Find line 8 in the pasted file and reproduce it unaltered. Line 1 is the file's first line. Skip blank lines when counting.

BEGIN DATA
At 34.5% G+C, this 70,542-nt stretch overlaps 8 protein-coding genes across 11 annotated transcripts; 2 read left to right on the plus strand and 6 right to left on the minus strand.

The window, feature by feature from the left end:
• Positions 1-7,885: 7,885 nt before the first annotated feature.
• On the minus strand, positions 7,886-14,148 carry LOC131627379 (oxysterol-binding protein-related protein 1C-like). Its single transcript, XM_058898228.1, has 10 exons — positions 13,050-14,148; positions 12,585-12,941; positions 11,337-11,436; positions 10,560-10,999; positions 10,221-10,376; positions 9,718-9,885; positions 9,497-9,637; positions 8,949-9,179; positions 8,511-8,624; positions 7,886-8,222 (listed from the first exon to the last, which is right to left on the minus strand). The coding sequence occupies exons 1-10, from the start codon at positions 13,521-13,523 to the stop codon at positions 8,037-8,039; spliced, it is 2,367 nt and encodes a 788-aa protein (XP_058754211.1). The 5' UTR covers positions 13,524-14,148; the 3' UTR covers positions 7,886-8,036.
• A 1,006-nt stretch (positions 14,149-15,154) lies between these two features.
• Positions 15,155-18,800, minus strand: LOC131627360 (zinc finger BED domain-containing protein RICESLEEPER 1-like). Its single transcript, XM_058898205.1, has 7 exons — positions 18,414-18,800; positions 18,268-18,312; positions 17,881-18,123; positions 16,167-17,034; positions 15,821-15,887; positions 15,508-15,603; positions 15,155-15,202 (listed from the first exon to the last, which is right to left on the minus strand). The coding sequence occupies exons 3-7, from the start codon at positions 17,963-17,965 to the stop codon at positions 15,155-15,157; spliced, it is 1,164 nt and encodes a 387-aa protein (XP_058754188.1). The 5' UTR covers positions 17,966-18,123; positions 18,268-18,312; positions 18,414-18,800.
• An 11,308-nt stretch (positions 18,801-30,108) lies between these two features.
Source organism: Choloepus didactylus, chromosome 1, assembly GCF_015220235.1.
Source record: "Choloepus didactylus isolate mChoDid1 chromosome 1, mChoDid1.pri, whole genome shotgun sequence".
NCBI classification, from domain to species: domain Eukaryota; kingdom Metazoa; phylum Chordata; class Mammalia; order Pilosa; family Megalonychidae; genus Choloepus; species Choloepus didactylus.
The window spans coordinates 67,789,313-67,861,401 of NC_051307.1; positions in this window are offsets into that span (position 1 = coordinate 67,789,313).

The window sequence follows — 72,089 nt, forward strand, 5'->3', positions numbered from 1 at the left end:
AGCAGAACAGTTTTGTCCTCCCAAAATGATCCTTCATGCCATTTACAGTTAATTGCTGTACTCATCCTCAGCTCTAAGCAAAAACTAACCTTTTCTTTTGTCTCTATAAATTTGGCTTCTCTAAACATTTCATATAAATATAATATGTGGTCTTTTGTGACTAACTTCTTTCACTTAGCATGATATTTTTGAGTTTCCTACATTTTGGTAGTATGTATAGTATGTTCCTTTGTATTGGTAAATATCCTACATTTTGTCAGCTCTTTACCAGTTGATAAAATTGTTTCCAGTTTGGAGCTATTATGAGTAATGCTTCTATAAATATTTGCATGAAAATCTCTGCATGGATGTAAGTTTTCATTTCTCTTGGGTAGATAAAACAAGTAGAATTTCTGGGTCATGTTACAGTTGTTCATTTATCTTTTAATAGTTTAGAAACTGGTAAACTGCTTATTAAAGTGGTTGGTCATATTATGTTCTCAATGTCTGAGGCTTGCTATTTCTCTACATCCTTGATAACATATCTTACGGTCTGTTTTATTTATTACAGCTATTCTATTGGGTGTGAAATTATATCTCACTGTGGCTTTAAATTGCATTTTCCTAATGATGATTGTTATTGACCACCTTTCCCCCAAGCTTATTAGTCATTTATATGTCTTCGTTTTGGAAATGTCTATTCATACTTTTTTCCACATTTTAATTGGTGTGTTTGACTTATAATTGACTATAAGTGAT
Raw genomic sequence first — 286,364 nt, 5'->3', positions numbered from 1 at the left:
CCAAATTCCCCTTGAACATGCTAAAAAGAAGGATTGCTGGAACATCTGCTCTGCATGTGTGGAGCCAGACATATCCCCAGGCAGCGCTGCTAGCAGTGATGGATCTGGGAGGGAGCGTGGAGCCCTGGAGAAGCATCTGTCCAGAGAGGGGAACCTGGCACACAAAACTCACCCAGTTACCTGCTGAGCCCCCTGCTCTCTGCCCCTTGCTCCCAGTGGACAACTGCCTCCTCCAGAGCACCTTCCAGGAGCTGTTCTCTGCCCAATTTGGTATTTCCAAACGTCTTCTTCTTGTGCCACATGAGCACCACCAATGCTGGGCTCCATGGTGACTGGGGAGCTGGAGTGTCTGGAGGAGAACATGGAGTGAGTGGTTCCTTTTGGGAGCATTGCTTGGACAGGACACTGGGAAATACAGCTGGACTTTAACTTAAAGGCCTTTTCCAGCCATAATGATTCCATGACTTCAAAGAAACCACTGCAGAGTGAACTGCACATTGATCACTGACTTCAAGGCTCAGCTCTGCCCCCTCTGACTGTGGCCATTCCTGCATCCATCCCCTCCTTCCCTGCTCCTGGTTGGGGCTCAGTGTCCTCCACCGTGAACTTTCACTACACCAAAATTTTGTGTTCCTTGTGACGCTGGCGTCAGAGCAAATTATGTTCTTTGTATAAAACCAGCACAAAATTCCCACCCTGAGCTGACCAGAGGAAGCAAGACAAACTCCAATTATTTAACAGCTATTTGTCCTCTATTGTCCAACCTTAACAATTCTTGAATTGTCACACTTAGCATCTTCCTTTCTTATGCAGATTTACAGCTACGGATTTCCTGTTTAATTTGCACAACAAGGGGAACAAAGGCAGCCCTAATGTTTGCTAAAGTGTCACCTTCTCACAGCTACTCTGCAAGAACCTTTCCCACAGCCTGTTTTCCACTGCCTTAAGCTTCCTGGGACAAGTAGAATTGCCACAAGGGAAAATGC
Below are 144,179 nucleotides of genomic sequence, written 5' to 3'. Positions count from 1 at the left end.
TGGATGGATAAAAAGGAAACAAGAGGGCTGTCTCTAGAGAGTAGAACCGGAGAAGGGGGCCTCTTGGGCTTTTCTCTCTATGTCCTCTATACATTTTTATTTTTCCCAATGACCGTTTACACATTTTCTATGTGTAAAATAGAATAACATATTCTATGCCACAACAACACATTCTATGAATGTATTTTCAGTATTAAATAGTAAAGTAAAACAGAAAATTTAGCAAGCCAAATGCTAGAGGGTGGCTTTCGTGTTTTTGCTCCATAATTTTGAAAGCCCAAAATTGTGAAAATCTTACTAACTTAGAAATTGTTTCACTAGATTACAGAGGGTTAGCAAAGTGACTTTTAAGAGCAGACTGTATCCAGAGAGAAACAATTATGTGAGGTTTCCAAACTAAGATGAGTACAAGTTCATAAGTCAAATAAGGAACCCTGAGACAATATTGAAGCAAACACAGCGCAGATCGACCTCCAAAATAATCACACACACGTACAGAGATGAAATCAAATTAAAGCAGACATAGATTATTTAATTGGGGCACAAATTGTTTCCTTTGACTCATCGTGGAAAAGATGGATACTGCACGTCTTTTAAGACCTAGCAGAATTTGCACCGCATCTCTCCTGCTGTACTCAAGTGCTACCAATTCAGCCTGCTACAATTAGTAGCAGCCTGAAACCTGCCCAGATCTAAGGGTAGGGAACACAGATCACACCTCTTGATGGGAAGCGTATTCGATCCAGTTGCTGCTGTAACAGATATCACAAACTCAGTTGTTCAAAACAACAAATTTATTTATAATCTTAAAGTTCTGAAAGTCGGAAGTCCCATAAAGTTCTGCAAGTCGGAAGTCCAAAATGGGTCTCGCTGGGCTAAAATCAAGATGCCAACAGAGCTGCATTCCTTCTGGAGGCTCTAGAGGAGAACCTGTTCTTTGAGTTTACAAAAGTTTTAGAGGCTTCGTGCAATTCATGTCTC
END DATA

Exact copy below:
Source organism: Choloepus didactylus, chromosome 1, assembly GCF_015220235.1.